Sunday, March 26, 2017

Some Sense On The Westminster Attack

While running down my Twitter stream, I found a Tweet referring to an article in National Review by Andrew McCarthy, in which he opines on Islam, Muslims, and the recent attack on Westminster Bridge and near Parliament.  He opens with an interesting observation.
It was a careful choice of words, Bernard Lewis being nothing if not careful.  In 2004, the West audibly gasped when its preeminent scholar of Islam famously told the German newspaper Die Welt, “Europe will be Islamic by the end of the century,” if not sooner. 
Listen carefully.  He did not say that Muslims will be the majority population in what is still recognizably Europe. No, Professor Lewis said “Europe will be Islamic.”  [italics as in original]
The state of affairs Lewis predicted for Europe was true of the Middle East about 900 years ago when the Crusades were launched.  If my sense of history is correct, the areas invaded by the Crusaders had a Christian majority population at that time, even while being under Islamic rule.  In other words, such an arrangement in Europe is not only foreseeable, but has a historical precedent.  McCarthy also observes, with respect to "Western political and opinion elites":
They cannot help but project onto Islamic beliefs and practices their own progressive pieties - which take seriously neither religion nor the notion that there is any civilization but their own.
I have long held the opinion that in reality, Islam is similar to, but in some ways worse than, what the left accuses conservatism of being.  For example, Islam's attitudes toward women and gays are not only opposite to those of the Western left, but by any standard of proportionality, are also clearly harsher than those of the Western right.  But enough of my $0.02, read the full story.

Saturday, March 25, 2017

Another Car Collides With Pedestrians In London

Earlier tonight in the Islington area of London, four people were injured when a car plowed into them.  After the collision, two men got out of the car and fled on foot.  One man was arrested soon afterward.  One knife was found in the car, and another on the pavement nearby.  Police are saying that this event is not terrorism.

In view of what happened earlier this week on Westminster Bridge, I'd say that this incident being a copycat crime shouldn't yet be ruled out.

Read more at the Daily Mail, The Telegraph, The Sun and the Mirror.  (The Daily Mail reports three people injured, the other links say four.)

Friday, March 24, 2017

Friday Links

Some things going on, as the weekend approaches:

From ZeroHedge, get a grip, everyone.

From FrontpageMag, if you support illegal immigration, register as a foreign agent.

From Fox Business, Keystone XL gets a presidential permit.

From InfoWars, double standards, anyone?

From Fox10, in Alabama, fewer spring breakers are getting arrested.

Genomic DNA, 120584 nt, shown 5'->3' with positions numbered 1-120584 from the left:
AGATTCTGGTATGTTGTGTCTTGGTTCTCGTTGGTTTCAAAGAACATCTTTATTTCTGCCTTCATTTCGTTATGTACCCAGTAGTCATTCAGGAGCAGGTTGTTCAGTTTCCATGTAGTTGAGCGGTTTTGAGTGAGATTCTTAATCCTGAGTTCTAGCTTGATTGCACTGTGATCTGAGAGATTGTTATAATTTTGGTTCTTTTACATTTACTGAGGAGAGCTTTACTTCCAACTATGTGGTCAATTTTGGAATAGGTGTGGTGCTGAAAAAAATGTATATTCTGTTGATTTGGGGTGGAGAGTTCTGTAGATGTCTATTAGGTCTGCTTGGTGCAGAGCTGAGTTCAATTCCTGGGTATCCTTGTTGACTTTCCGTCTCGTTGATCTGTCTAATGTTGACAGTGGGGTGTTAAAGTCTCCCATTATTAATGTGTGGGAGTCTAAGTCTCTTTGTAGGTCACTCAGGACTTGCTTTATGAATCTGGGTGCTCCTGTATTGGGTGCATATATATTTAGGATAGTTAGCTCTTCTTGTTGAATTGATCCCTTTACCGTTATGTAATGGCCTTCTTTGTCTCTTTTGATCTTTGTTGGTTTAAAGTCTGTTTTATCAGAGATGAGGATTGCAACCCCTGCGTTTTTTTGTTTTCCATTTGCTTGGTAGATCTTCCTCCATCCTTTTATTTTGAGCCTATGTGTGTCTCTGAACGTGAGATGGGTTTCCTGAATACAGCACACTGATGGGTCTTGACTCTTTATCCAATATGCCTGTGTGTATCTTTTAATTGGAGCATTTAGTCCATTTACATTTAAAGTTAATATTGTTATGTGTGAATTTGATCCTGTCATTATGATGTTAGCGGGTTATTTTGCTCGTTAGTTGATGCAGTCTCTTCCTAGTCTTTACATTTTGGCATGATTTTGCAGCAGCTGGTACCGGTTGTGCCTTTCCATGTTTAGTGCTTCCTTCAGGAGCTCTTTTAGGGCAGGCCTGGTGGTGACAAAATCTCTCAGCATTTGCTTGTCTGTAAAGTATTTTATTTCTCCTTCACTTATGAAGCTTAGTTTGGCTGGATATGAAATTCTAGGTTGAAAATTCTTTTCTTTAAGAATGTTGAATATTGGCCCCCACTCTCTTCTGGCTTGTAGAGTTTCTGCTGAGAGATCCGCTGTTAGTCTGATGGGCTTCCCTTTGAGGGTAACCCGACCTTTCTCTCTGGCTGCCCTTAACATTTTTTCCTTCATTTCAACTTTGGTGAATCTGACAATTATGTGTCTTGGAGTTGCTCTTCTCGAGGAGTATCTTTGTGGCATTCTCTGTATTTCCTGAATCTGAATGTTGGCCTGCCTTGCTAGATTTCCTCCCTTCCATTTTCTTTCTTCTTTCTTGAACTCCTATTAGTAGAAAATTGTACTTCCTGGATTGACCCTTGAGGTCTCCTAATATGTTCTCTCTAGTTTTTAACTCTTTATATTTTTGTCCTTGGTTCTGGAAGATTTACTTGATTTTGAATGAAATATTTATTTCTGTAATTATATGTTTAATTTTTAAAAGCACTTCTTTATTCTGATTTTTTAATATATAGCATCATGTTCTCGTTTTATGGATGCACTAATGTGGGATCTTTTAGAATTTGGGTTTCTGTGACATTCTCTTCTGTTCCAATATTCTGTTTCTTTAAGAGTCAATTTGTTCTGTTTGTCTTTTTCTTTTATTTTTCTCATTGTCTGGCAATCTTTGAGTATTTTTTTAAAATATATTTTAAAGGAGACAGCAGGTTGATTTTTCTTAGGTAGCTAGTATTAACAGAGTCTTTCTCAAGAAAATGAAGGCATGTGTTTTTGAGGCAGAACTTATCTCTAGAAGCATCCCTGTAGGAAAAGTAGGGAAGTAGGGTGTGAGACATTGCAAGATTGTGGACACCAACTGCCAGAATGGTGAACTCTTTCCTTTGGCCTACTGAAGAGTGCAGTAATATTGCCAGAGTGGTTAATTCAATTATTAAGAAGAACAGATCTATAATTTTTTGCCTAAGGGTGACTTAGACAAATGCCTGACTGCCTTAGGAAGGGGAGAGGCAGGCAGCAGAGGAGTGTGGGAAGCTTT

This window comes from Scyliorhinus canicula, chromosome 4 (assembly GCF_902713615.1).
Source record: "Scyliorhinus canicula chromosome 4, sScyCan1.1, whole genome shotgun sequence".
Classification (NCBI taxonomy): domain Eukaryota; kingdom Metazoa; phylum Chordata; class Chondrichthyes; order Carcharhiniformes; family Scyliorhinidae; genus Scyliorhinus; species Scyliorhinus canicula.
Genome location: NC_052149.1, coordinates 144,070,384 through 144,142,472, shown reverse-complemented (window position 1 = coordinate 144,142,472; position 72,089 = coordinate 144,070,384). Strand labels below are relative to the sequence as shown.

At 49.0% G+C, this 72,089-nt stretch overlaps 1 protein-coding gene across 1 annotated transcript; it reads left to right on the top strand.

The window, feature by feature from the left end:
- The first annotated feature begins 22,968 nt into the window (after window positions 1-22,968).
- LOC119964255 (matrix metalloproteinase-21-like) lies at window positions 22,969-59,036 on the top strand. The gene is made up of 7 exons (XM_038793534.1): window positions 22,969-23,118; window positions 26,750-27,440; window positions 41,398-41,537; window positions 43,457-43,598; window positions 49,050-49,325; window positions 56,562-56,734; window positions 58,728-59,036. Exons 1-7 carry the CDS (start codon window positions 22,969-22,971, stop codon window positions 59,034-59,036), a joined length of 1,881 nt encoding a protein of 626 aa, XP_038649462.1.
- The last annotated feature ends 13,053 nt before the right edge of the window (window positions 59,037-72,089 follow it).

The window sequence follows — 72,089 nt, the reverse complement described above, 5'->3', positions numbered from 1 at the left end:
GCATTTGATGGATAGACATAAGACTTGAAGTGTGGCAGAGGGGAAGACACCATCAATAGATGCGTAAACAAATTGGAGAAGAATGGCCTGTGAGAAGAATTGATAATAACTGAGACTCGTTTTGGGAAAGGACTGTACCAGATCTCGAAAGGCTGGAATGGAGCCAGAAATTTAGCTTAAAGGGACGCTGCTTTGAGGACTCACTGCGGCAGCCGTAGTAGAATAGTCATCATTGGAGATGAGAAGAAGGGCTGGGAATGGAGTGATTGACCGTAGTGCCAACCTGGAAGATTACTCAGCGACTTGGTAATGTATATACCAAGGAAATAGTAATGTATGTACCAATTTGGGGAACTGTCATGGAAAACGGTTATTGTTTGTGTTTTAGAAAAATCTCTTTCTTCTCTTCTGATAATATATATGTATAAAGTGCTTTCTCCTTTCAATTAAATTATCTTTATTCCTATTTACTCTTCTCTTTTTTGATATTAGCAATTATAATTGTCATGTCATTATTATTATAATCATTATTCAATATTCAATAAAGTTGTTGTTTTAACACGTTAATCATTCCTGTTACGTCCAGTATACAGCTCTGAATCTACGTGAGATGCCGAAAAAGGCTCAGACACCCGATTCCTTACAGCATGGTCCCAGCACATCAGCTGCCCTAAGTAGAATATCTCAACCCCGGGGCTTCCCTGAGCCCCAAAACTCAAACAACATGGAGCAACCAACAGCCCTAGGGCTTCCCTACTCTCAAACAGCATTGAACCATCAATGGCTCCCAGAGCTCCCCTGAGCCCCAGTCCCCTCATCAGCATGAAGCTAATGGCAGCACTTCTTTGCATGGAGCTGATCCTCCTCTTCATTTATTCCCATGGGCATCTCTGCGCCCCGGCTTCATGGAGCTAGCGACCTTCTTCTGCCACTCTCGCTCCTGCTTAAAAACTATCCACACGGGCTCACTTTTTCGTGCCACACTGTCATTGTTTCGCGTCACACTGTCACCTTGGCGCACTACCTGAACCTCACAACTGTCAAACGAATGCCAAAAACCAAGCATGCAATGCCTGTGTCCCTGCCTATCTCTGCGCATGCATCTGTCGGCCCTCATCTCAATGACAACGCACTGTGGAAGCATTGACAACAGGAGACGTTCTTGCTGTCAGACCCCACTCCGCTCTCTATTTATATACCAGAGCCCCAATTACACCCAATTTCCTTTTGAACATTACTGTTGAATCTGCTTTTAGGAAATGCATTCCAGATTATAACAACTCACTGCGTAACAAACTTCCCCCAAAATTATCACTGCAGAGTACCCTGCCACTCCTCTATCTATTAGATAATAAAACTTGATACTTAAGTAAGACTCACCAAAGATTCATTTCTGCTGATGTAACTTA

From CNET, the creators of the movie Life wanted to make their alien "as scientifically accurate as possible".

From The Corner at National Review, which is it, Chuck?

From AhlulBayt News Agency, a Canadian attempting to join ISIS is arrested in Turkey.

From Sky News, more on the London terrorist.

From the Independent, the face of the London terrorist.  (Like the man incorrectly identified as the attacker, he doesn't look "Asian" in any sense that I'm familiar with.)

From ANSA, this weekend, do not fly anything over Rome.

From Gatestone Institute, the West should stop siding with criminals.

From The Pickering Post, some historical perspective on Mohammed.

From Fox News, 29 Mexican prisoners tunnel their way out.

From Townhall, President Trump is right to want Big Bird's head on a platter.

From LifeNews, the House Rules Committee votes to defund Planned Parenthood.

From The Daily Caller, Secretary of the Treasury Steve Mnuchin says that the Trump administration is ready for tax reform.

And from Road Show, a billboard that purifies the air around it.

Thursday, March 23, 2017

London Terrorist Named

The name of the terrorist who carried out yesterday's attack in London has been released, along with the names of the three people he killed.  The perpetrator was Khalid Masood, who was born in the county of Kent, and who had a previous criminal record.  The victims were Kurt Cochran, an American from Utah who was celebrating his 25th wedding anniversary, Aysha Frade, a teacher in London who had relatives in Spain, and police officer Keith Palmer, who was stabbed before his fellow officers shot the attacker.  Cochran's wife was injured and hospitalized.

Read more at The Telegraph, The Guardian, The Irish Times and ABC News.

UPDATE:  The links now indicate that a fourth victim has died, but have not stated his name.  He was a 75-year-old man.

Wednesday, March 22, 2017

Car-And-Knife Terrorism In London